Systolic and diastolic blood pressure analyses revealed similar findings, but relationships were stronger with systolic blood pressure which is presented here. Systolic blood pressure in children was directly related to first trimester maternal weight (Table 2). This association of systolic blood pressure with maternal weight was no longer statistically significant following adjustment for waist circumference measured at clinic (Table 3). It was strongly associated with height, weight and BMI during childhood (Table 4, Fig. 1(d)).

Comparison of effects in boys and girls

The results for birth weight on blood glucose and systolic blood pressure are shown in Table 5. Systolic blood pressure was inversely related to birth weight in boys, but directly associated in girls. Similar directions of association occurred for glucose concentration.

Table 5 Multivariate regression analyses showing the systolic blood pressure and fasting blood glucose of 296 Afro-Jamaican children according to birth weight and sex

(Mean values and standard deviations)

* Adjusted for age at clinic visit.

Adjusted for age at clinic visit and waist circumference.

Discussion

These data suggest that there is a developmental contribution to cardiovascular risk factors in these peri-pubertal children. They add new detail about the influence of maternal anthropometry in pregnancy and fetal and childhood growth on risk factors for CVD. Our data are unique in having multiple sequential measures of maternal anthropometry and blood pressure, placental and fetal growth, and infant and child growth through to adolescence. Most published data come from cross-sectional studies or from cohorts that cover a subset of these phases(Reference Barker17Reference Strauss and Dietz19).

The girls were larger than the boys as they had progressed further through puberty at the clinic visit. These differential rates of sexual maturation may explain some of the differences in anatomy and physiology, as puberty is associated with insulin resistance due to increases in growth hormone, cortisol and insulin-like growth factor-I levels(Reference Guercio, Rivarola and Chaler20Reference Roemmich, Clark and Lusk23). The metabolic syndrome is associated with greater waist circumference, higher blood pressure, lower HDL-cholesterol and reduced insulin sensitivity(Reference Alberti, Zimmet and Shaw10).

We used waist circumference as the measure of current size because it is the most consistent anthropometric marker of insulin resistance even in children(Reference Klein, Allison and Heymsfield24, Reference McCarthy25). Waist circumference in children was positively correlated with the size of the mother, fetus and newborn. This might simply be a consequence of the size of the child. On the other hand, more rapid growth in childhood could be associated with central adiposity. Unfortunately, we do not have measurements of segmental body composition using either MRI or dual-energy X-ray absorptiometry, so this question remains unresolved.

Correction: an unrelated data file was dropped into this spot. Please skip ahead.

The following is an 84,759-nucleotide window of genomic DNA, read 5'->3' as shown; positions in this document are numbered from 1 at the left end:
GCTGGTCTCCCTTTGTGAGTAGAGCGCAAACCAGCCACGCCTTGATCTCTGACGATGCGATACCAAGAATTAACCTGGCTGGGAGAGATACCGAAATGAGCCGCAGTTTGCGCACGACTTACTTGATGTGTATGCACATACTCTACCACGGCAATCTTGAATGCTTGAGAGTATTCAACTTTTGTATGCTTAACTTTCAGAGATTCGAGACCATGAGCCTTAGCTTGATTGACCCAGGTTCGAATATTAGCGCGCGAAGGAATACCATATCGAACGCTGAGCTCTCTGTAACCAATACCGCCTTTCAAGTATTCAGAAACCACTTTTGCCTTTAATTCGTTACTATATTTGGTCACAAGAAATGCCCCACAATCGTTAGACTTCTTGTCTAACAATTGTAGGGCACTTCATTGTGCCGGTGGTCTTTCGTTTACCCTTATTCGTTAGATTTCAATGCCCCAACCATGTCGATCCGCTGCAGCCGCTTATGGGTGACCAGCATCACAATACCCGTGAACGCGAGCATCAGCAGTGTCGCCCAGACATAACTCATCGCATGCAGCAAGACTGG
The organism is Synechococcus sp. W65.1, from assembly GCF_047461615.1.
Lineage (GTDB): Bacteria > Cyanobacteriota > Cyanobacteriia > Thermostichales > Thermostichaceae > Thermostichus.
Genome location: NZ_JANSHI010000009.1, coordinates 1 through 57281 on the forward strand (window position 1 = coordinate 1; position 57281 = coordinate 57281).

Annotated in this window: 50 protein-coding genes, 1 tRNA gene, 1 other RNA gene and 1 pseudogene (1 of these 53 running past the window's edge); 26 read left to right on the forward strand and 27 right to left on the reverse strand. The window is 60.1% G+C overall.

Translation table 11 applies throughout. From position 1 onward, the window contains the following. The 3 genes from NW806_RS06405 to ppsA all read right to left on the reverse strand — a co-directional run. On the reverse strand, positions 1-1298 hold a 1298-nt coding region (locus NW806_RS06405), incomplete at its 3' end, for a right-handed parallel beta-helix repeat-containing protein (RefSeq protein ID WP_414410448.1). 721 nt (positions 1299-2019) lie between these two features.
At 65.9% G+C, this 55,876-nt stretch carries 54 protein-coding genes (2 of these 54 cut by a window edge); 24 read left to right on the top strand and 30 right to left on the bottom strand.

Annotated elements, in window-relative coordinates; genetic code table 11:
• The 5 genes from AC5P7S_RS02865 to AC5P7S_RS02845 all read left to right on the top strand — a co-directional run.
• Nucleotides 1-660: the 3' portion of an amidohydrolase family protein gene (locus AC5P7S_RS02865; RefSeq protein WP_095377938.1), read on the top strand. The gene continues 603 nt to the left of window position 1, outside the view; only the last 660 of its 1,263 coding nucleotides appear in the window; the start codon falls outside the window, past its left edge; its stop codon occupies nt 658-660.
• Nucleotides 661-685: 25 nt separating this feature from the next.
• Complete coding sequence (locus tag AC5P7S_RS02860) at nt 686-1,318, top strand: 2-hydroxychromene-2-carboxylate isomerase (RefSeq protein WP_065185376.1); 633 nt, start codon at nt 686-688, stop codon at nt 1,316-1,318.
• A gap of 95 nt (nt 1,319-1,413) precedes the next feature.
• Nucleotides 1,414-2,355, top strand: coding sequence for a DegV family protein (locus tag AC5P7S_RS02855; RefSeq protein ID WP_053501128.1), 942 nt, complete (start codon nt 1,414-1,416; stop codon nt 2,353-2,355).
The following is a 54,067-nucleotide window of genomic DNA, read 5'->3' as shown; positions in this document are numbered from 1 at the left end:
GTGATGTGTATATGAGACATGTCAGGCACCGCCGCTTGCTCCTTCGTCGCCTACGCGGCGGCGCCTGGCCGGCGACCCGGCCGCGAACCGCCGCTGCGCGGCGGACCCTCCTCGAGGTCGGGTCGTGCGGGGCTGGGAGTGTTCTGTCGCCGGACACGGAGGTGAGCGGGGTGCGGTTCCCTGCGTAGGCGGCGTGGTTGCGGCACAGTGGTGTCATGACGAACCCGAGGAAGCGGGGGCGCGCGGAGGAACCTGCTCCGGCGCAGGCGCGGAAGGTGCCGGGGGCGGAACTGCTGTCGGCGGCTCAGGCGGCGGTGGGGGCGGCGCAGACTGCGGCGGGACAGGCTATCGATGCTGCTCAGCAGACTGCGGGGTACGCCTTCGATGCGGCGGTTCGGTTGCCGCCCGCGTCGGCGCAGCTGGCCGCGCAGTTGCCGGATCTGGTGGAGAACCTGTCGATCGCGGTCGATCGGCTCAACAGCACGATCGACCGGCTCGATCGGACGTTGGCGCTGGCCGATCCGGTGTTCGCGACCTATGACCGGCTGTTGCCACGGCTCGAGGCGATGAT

Glucose tolerance was maintained. There was an inverse association of glucose concentration with birth weight in boys, but a positive association in girls (Table 5). Because more of the girls had advanced into puberty, the expected fetal programming effect, present in the boys, may have been obscured in the girls. Fasting plasma insulin was higher in girls, even allowing for their BMI and body composition. This might also be explained on the basis of earlier puberty (an insulin-resistant state), or conversely that girls may be intrinsically more insulin resistant(Reference Murphy, Hosking and Metcalf26).

We had expected HDL-cholesterol concentration to be directly related to placental and birth weight. However, the association was inverse (Table 2). This seems to be explained by their common link with high child waist circumference.

The major determinant of systolic blood pressure was size in childhood, which was itself linked to maternal size. Again, girls and boys behaved differently (Table 5). There were positive associations in girls with maternal, placental and birth size, counterbalanced by negative associations in boys. These differences in the directions of associations might also be explained on the basis of earlier puberty in girls.

Our data are consistent with the concept that the nutritional status of mothers (as reflected by their anthropometry during pregnancy) influences the risk in their offspring of increased visceral fat (as reflected by the waist circumference). This increased visceral adiposity might directly result in insulin resistance and higher blood pressure, since the associations disappear when the data are adjusted for waist circumference. Visceral adipocytes secrete many inflammatory cytokines (for example, TNF, IL-6), NEFA, as well as induce hypoadiponectinaemia, and all these factors can increase insulin resistance(Reference Tchernof27). It is not clear how visceral adiposity can increase systolic blood pressure, but increased production of leptin, angiotensinogen, NEFA, reactive oxygen species and adipocytokines could be causes(Reference Mathieu, Poirier and Pibarot28).